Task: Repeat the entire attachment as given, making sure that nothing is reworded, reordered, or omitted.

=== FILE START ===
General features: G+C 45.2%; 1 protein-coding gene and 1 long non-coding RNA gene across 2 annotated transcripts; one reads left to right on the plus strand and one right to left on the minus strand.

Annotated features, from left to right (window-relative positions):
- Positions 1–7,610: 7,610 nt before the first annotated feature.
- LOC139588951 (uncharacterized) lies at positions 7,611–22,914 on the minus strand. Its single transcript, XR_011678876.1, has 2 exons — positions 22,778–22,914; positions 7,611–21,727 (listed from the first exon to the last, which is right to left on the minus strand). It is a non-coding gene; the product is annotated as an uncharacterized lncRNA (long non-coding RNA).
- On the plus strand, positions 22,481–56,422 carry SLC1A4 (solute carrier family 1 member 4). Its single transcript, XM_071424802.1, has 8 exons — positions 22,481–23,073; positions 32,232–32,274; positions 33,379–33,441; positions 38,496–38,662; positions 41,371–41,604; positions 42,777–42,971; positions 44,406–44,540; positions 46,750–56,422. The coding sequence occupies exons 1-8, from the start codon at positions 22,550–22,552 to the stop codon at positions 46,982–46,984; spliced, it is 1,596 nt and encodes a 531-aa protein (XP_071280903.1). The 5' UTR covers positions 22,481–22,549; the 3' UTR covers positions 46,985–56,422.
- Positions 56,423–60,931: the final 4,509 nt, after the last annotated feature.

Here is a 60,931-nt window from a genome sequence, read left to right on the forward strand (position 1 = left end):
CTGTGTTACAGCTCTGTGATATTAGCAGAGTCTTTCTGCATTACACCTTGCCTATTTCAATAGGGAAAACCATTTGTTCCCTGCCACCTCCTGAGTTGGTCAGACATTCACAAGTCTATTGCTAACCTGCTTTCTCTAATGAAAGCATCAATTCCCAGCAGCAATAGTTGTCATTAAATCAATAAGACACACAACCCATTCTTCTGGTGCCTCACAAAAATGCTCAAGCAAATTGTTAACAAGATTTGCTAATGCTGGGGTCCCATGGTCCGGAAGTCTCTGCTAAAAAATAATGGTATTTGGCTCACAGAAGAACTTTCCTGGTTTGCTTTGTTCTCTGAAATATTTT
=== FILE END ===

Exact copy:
General features: G+C 45.2%; 1 protein-coding gene and 1 long non-coding RNA gene across 2 annotated transcripts; one reads left to right on the plus strand and one right to left on the minus strand.

Annotated features, from left to right (window-relative positions):
- Positions 1–7,610: 7,610 nt before the first annotated feature.
- LOC139588951 (uncharacterized) lies at positions 7,611–22,914 on the minus strand. Its single transcript, XR_011678876.1, has 2 exons — positions 22,778–22,914; positions 7,611–21,727 (listed from the first exon to the last, which is right to left on the minus strand). It is a non-coding gene; the product is annotated as an uncharacterized lncRNA (long non-coding RNA).
- On the plus strand, positions 22,481–56,422 carry SLC1A4 (solute carrier family 1 member 4). Its single transcript, XM_071424802.1, has 8 exons — positions 22,481–23,073; positions 32,232–32,274; positions 33,379–33,441; positions 38,496–38,662; positions 41,371–41,604; positions 42,777–42,971; positions 44,406–44,540; positions 46,750–56,422. The coding sequence occupies exons 1-8, from the start codon at positions 22,550–22,552 to the stop codon at positions 46,982–46,984; spliced, it is 1,596 nt and encodes a 531-aa protein (XP_071280903.1). The 5' UTR covers positions 22,481–22,549; the 3' UTR covers positions 46,985–56,422.
- Positions 56,423–60,931: the final 4,509 nt, after the last annotated feature.

Here is a 60,931-nt window from a genome sequence, read left to right on the forward strand (position 1 = left end):
CTGTGTTACAGCTCTGTGATATTAGCAGAGTCTTTCTGCATTACACCTTGCCTATTTCAATAGGGAAAACCATTTGTTCCCTGCCACCTCCTGAGTTGGTCAGACATTCACAAGTCTATTGCTAACCTGCTTTCTCTAATGAAAGCATCAATTCCCAGCAGCAATAGTTGTCATTAAATCAATAAGACACACAACCCATTCTTCTGGTGCCTCACAAAAATGCTCAAGCAAATTGTTAACAAGATTTGCTAATGCTGGGGTCCCATGGTCCGGAAGTCTCTGCTAAAAAATAATGGTATTTGGCTCACAGAAGAACTTTCCTGGTTTGCTTTGTTCTCTGAAATATTTT